Gary Brewer to Present at the AIA The Custom Residential Architects Network (CRAN) Symposium 2012September 7, 2012 – September 9, 2012
3:30 p.m.–5:00 p.m. (9/8/12); 8:00 a.m.–9:45 a.m. (9/9/12)
Newport, Rhode Island
RAMSA Partner Gary L. Brewer will be presenting at the AIA The Custom Residential Architects Network (CRAN) Symposium 2012, September 7-9, in Newport, Rhode Island. The three-day symposium, entitled “Elevating the Art of Residential Design & Practice,” is open to all AIA and non-AIA members and will bring together architects from across the country to learn, share, and discuss the field of custom residential architecture.
On Saturday afternoon, September 8, Mr. Brewer will present “Big House, Little House: Market Meets Demand,” focusing on the divide between modernist houses designed for "patron" clients and traditional houses designed for the middle market.
Most architects prefer the aesthetics of modern design, yet the mass market favors traditional design. By focusing almost exclusively on high-end modernist designs, architects have not only limited their potential pool of clients, they also have abandoned traditional, middle-class housing, leaving mid-market house consumers without the support of architects, resulting in faux-traditional “McMansions.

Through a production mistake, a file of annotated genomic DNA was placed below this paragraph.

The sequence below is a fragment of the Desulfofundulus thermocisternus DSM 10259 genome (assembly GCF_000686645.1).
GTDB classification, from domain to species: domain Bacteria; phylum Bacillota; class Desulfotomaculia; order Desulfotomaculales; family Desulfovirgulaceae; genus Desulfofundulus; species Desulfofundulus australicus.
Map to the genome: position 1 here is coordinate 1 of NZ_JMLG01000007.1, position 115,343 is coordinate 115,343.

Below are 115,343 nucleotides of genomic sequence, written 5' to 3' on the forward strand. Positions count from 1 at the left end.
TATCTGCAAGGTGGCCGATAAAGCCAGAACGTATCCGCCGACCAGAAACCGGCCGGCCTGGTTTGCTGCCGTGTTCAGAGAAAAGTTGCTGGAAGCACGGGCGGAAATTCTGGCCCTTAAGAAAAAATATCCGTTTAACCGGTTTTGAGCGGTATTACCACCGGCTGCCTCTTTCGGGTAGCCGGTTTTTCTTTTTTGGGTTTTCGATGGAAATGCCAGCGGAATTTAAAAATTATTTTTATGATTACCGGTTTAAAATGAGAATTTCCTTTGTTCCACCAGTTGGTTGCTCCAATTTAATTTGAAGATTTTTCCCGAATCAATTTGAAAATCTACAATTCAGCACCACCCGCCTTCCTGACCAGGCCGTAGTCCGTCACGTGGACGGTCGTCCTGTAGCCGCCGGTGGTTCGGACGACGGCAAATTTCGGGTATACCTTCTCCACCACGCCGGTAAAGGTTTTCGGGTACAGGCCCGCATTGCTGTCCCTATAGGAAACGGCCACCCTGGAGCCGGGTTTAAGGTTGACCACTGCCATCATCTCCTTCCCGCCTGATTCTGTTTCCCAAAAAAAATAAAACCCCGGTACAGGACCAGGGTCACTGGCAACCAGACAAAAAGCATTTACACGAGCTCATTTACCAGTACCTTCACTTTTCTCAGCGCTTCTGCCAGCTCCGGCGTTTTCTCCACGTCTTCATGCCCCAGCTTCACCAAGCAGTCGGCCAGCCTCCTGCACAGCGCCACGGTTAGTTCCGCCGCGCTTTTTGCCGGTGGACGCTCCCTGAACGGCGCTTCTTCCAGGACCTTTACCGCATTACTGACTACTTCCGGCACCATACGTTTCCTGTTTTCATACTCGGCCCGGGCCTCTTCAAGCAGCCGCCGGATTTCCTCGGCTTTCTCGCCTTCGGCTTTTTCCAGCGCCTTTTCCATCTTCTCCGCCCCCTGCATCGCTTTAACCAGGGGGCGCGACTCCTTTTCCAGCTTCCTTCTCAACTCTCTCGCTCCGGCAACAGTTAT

Mr. Brewer argues that it's time for architects to return to serving the mid-market and its needs and preferences, rather than addressing exclusively the limited market of modern "patron" clients who commission one-of-a-kind residences. Although it is important to embrace all sizes and styles of houses, perhaps a leading factor determining style should be the homeowner’s house style preference.
The importance of the pattern book industry will be discussed: its early beginnings, rise to popularity in the early 20th century, its sharp decline after World War II, with the advent of modern design, and the continuing efforts of some architects and companies—among them Southern Living and This Old House magazines—to bring well-designed houses to the mid-market.
Closing his presentation, Brewer will suggest that architects ought to pay more attention to houses other than patron houses—whether taking modern or traditional paths. Training and education, he advises, will play an important role in cultivating both an appreciation for traditional architecture among future architects and encouraging them to address mid-market house consumers.
On Sunday morning, Mr. Brewer will participate in a panel, “S,M, L Firms.”
To register for the conference, please visit here.